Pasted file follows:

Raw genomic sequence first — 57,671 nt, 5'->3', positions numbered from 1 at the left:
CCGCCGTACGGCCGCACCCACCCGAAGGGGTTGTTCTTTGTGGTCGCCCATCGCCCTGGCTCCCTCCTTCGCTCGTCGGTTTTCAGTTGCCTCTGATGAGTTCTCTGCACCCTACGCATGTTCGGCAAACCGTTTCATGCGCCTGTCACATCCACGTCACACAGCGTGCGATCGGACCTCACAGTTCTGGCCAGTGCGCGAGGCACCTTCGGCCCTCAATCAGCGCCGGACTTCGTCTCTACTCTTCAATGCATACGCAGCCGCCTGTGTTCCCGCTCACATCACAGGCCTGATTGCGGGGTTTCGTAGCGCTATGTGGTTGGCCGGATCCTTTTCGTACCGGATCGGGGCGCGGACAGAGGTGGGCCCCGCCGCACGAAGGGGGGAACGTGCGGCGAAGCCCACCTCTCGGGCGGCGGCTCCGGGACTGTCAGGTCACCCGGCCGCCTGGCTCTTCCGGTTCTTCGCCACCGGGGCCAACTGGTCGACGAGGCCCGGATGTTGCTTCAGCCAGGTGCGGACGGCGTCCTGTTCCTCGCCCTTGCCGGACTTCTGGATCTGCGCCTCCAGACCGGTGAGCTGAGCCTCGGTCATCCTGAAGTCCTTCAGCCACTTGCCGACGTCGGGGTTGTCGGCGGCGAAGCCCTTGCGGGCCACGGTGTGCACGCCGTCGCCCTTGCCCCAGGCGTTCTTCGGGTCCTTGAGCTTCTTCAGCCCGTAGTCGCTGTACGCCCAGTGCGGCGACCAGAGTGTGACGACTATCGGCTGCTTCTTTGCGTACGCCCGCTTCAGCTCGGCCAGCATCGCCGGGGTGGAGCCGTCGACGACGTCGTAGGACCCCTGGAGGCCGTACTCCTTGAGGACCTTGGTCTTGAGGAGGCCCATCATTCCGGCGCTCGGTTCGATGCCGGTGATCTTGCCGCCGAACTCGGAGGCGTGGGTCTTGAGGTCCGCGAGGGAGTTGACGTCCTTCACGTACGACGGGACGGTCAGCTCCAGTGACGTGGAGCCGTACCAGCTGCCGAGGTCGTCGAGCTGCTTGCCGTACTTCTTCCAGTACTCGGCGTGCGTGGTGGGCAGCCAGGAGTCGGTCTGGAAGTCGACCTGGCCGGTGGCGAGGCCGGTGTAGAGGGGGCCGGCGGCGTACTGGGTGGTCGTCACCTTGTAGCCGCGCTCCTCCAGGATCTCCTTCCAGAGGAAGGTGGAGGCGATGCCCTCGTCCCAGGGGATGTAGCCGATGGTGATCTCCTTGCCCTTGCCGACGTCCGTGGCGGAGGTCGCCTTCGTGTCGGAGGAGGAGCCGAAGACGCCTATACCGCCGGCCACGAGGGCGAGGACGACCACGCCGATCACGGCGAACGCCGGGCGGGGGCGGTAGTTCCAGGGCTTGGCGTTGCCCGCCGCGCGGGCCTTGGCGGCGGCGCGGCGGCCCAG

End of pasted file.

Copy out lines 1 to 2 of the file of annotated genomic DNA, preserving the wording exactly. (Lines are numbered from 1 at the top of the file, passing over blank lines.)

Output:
Raw genomic sequence first — 57,671 nt, 5'->3', positions numbered from 1 at the left:
CCGCCGTACGGCCGCACCCACCCGAAGGGGTTGTTCTTTGTGGTCGCCCATCGCCCTGGCTCCCTCCTTCGCTCGTCGGTTTTCAGTTGCCTCTGATGAGTTCTCTGCACCCTACGCATGTTCGGCAAACCGTTTCATGCGCCTGTCACATCCACGTCACACAGCGTGCGATCGGACCTCACAGTTCTGGCCAGTGCGCGAGGCACCTTCGGCCCTCAATCAGCGCCGGACTTCGTCTCTACTCTTCAATGCATACGCAGCCGCCTGTGTTCCCGCTCACATCACAGGCCTGATTGCGGGGTTTCGTAGCGCTATGTGGTTGGCCGGATCCTTTTCGTACCGGATCGGGGCGCGGACAGAGGTGGGCCCCGCCGCACGAAGGGGGGAACGTGCGGCGAAGCCCACCTCTCGGGCGGCGGCTCCGGGACTGTCAGGTCACCCGGCCGCCTGGCTCTTCCGGTTCTTCGCCACCGGGGCCAACTGGTCGACGAGGCCCGGATGTTGCTTCAGCCAGGTGCGGACGGCGTCCTGTTCCTCGCCCTTGCCGGACTTCTGGATCTGCGCCTCCAGACCGGTGAGCTGAGCCTCGGTCATCCTGAAGTCCTTCAGCCACTTGCCGACGTCGGGGTTGTCGGCGGCGAAGCCCTTGCGGGCCACGGTGTGCACGCCGTCGCCCTTGCCCCAGGCGTTCTTCGGGTCCTTGAGCTTCTTCAGCCCGTAGTCGCTGTACGCCCAGTGCGGCGACCAGAGTGTGACGACTATCGGCTGCTTCTTTGCGTACGCCCGCTTCAGCTCGGCCAGCATCGCCGGGGTGGAGCCGTCGACGACGTCGTAGGACCCCTGGAGGCCGTACTCCTTGAGGACCTTGGTCTTGAGGAGGCCCATCATTCCGGCGCTCGGTTCGATGCCGGTGATCTTGCCGCCGAACTCGGAGGCGTGGGTCTTGAGGTCCGCGAGGGAGTTGACGTCCTTCACGTACGACGGGACGGTCAGCTCCAGTGACGTGGAGCCGTACCAGCTGCCGAGGTCGTCGAGCTGCTTGCCGTACTTCTTCCAGTACTCGGCGTGCGTGGTGGGCAGCCAGGAGTCGGTCTGGAAGTCGACCTGGCCGGTGGCGAGGCCGGTGTAGAGGGGGCCGGCGGCGTACTGGGTGGTCGTCACCTTGTAGCCGCGCTCCTCCAGGATCTCCTTCCAGAGGAAGGTGGAGGCGATGCCCTCGTCCCAGGGGATGTAGCCGATGGTGATCTCCTTGCCCTTGCCGACGTCCGTGGCGGAGGTCGCCTTCGTGTCGGAGGAGGAGCCGAAGACGCCTATACCGCCGGCCACGAGGGCGAGGACGACCACGCCGATCACGGCGAACGCCGGGCGGGGGCGGTAGTTCCAGGGCTTGGCGTTGCCCGCCGCGCGGGCCTTGGCGGCGGCGCGGCGGCCCAG